Town rejects SW Gas claim
The Truckee Town Council last week rejected a claim by Southwest Gas for $15 million in damages, and town attorney J. Dennis Crabb drafted a strongly-worded letter to the corporation’s Sacramento attorney.”As a personal observation, I feel compelled to state that in 25 years of practicing municipal law in California I have never seen a claim so clearly meritless or more deserving of the title specious,” Crabb wrote.He also placed attorney Gregory Dyer, the law firm Jones & Dyer and Southwest Gas on “unequivocal notice,” stating that the claim and any litigation arising from it are in violation of codes of civil procedure. He said also that the claim and any litigation arising from it were clearly subject to governmental immunities under California law, and that the town would seek its immediate dismissal and recover its full attorney’s fees and costs.”To the extent that the filing of the claim and any litigation represents a refusal by Southwest Gas under the terms of the existent franchise and the express order of the Public Utilities Commission, the Town reserves in full its right to commence proceedings to revoke the franchise, obtain possession of all improvements installed by Southwest Gas pursuant to the franchise, and obtain a new franchise,” Crabb wrote.”If your clients are prepared to abandon this utterly inappropriate course of action and seek a mutually acceptable way for them to comply with the PUC order and move forward, the Town would be happy to discuss with Southwest Gas the conditions under which that might occur.”Southwest claimSouthwest in its claim alleges that the town violated the corporations constitutional rights, breached its franchise agreement with the corporation and interfered with the contractual relation between Southwest and the California Public Utilities Commission.The corporation also alleges in its claim that the town intentionally and negligently interfered with Southwest’s prospective economic advantage from the construction project.Southwest contends that the company was selectively held to a different standard than other companies involved in construction projects in Truckee, and that the conditions imposed upon it during construction led to cost overruns which continue to cause the firm to lose money in its project here. Southwest claims that the town required it to restore streets to a better condition than they were before gas line installation commenced.”As a direct and proximate cause of the Town of Truckee’s above-described conduct, Southwest has sustained and continues to sustain, damages in the form of substantially increased construction costs and a massive loss of profits, presently and in the future,” the claim states.No further comment from Southwest’s attorney was available before press time Wednesday.CPUC rulingThe California Public Utilities Commission ruled in July that Southwest should abide by its deal with Truckee ratepayers, when commissioners voted 4-1 that Southwest should proceed with “all deliberate speed” to fulfill its obligation to provide natural gas to all of Truckee for the price agreed upon in 1995.Southwest received approval from the CPUC in 1995 to expand its service territory in Northern California beyond the Lake Tahoe area, and Truckee was included in the plan. The utility originally agreed that it would recover from ratepayers no more than $29 million, including a 10 percent contingency for cost overruns. It agreed any costs above that amount would be recovered from shareholders.Upon proceeding with the project, Southwest experienced significant cost overruns and sought CPUC approval in 1997 to scale back the project. The changes would have eliminated Donner Lake and parts of Prosser, and Tahoe Donner from the service area, in addition to collecting an additional $17.6 million from ratepayers.Parties to the proceeding, including the CPUC’s Office of Ratepayer Advocates, agreed upon a settlement to allow most cost overruns from ratepayers. As part of the proceeding, the CPUC conducted a public hearing in Truckee in February, and the proposed settlement was discussed with potential customers. Truckee residents pointed out that they had modified their homes to receive the natural gas promised to them, but that 1,500 of them were now being excluded from the expansion, and they objected to the increased facilities charge from 12 cents to 18 cents per therm that would occur if the settlement were approved. Residents and representatives of the town expressed those concerns in letters and in presentations to the CPUC in San Francisco.According to the commission, it is not known whether the cost overruns were reasonably incurred. Because of the proposed settlement, it was not determined whether they were the result of changes in government regulations, unforeseen changes in construction practices or excusable clerical errors in excess of the 10 percent contingency.Southwest Gas filed a motion in August to stay the CPUC decision which ordered it to proceed with its project here at the original price. The motion to stay the decision was filed in conjunction with a request for a rehearing of the commission’s decision on July 2 holding Southwest to the terms of its original agreement with the town.Sierra Sun E-mail: email@example.comVisitors Guide | News | Diversions | Marketplace | Weather | CommunityCopyright, tahoe.com. Materials contained within this site maynot be used without permission.About tahoe.com…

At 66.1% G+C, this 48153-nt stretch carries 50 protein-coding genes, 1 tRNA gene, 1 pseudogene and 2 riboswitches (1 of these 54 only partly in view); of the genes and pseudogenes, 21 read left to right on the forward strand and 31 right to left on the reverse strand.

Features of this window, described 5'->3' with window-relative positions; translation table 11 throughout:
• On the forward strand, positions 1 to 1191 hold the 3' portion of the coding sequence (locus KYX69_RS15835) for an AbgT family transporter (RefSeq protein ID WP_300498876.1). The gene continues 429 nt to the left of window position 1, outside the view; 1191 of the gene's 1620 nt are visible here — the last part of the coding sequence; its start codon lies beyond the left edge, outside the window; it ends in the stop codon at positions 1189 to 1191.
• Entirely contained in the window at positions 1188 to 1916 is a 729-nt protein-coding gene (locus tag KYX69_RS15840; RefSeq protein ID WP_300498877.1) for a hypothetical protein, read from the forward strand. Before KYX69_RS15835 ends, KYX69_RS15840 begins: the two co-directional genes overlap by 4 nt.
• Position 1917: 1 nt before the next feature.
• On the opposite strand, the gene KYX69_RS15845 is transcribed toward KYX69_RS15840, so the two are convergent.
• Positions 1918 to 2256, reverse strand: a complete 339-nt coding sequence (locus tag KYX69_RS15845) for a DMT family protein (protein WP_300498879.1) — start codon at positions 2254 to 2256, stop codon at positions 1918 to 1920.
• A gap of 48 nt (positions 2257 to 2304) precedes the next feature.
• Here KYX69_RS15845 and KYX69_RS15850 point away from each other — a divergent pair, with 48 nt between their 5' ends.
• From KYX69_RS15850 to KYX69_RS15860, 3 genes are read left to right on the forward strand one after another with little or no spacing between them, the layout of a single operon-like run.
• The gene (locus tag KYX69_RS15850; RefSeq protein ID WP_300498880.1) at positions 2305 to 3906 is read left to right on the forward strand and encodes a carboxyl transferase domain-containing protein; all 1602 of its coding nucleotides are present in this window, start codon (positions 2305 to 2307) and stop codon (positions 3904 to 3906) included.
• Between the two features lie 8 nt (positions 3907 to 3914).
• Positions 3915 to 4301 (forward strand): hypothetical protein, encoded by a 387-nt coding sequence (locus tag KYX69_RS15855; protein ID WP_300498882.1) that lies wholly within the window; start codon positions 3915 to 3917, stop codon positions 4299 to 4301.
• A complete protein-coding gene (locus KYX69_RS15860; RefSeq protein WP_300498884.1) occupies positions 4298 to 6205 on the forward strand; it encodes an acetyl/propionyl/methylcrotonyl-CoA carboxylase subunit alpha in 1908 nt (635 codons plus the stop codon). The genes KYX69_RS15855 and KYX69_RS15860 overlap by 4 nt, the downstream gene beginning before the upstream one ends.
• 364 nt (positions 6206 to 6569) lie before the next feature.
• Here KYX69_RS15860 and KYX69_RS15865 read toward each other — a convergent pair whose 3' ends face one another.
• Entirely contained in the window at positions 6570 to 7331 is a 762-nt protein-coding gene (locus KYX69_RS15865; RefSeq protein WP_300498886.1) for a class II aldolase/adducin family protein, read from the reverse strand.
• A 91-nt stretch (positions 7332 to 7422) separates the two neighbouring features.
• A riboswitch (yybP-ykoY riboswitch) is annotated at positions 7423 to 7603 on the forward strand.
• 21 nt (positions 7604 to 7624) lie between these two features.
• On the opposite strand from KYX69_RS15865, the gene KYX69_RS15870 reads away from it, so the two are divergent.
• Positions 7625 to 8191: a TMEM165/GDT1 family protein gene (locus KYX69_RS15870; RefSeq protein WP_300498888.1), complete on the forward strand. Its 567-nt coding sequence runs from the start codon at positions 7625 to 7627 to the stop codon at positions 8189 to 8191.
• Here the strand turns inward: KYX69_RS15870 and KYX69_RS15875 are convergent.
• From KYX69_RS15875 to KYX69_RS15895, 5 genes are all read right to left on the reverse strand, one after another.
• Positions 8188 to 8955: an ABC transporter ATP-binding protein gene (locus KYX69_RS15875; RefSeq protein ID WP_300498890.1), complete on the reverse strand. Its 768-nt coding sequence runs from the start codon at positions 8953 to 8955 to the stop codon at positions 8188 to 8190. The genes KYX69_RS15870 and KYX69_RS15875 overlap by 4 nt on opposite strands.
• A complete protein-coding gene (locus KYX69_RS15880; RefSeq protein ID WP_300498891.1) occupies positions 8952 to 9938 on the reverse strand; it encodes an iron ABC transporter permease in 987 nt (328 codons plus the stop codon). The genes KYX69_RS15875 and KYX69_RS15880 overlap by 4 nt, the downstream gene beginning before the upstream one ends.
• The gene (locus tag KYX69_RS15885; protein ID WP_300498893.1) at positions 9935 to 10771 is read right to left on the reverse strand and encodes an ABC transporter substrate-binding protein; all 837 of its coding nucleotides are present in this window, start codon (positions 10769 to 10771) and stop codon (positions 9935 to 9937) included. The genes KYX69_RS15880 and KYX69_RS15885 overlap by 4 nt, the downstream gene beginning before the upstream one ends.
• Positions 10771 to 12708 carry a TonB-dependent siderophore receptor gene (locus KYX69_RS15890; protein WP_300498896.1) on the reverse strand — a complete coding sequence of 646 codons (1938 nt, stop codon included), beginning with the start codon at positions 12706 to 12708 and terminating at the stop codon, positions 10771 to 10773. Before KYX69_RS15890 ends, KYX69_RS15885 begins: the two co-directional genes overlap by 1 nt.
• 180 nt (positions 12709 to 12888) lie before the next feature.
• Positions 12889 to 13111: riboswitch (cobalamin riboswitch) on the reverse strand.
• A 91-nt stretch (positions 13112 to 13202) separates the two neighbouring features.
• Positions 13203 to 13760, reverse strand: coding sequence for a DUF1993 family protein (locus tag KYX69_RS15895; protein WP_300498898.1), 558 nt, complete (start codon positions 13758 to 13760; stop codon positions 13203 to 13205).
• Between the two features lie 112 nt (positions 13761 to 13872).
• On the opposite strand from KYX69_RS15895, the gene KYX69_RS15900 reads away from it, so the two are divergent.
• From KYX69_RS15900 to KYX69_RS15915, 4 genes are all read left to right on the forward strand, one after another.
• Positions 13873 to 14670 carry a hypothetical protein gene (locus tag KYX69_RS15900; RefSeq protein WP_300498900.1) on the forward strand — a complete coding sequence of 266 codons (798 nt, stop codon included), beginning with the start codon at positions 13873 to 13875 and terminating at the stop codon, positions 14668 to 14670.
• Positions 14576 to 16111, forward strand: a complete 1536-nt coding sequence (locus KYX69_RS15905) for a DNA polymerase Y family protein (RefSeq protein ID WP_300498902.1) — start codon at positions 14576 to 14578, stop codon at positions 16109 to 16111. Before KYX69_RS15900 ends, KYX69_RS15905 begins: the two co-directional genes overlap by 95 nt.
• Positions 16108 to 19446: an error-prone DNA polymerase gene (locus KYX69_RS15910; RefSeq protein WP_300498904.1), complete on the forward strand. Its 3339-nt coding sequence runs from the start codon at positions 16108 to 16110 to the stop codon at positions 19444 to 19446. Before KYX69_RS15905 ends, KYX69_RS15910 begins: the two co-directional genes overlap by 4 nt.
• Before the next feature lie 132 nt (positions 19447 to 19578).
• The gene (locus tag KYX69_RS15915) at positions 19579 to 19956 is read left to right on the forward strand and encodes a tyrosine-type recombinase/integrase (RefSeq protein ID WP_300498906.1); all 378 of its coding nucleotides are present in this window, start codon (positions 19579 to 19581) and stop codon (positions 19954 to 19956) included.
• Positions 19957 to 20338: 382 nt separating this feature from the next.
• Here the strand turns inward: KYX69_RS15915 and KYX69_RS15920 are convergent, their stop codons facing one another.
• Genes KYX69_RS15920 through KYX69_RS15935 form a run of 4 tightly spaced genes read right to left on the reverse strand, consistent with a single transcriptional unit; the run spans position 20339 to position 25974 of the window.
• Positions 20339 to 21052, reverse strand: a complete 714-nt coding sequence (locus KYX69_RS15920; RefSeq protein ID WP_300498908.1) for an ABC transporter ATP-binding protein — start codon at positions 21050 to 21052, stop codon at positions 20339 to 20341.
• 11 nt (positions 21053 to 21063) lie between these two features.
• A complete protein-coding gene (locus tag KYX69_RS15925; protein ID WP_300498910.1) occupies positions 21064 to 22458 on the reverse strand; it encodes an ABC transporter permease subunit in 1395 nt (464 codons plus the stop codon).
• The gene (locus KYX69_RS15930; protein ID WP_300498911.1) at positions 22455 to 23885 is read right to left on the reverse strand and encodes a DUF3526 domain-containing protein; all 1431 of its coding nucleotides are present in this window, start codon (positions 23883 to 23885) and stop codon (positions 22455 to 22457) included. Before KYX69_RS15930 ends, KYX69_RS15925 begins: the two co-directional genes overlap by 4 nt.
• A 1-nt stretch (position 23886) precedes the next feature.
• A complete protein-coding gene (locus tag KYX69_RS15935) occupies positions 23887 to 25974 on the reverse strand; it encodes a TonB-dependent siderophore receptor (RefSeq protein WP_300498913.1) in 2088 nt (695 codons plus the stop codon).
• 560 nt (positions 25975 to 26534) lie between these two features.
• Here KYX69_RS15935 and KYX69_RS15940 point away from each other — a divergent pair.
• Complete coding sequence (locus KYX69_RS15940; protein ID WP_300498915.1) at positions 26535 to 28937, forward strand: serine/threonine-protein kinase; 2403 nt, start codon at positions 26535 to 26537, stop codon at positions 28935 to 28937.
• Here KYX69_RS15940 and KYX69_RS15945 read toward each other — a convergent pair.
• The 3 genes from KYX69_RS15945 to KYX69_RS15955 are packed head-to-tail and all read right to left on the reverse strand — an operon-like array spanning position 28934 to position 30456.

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A meeting set for 5:30 to 7:30 p.m. Thursday at Tahoe Forest Church, 10315 Hirschdale Road, Truckee, will address concerns of both landowners and people who recreate in the area of the Hirschdale Bridge.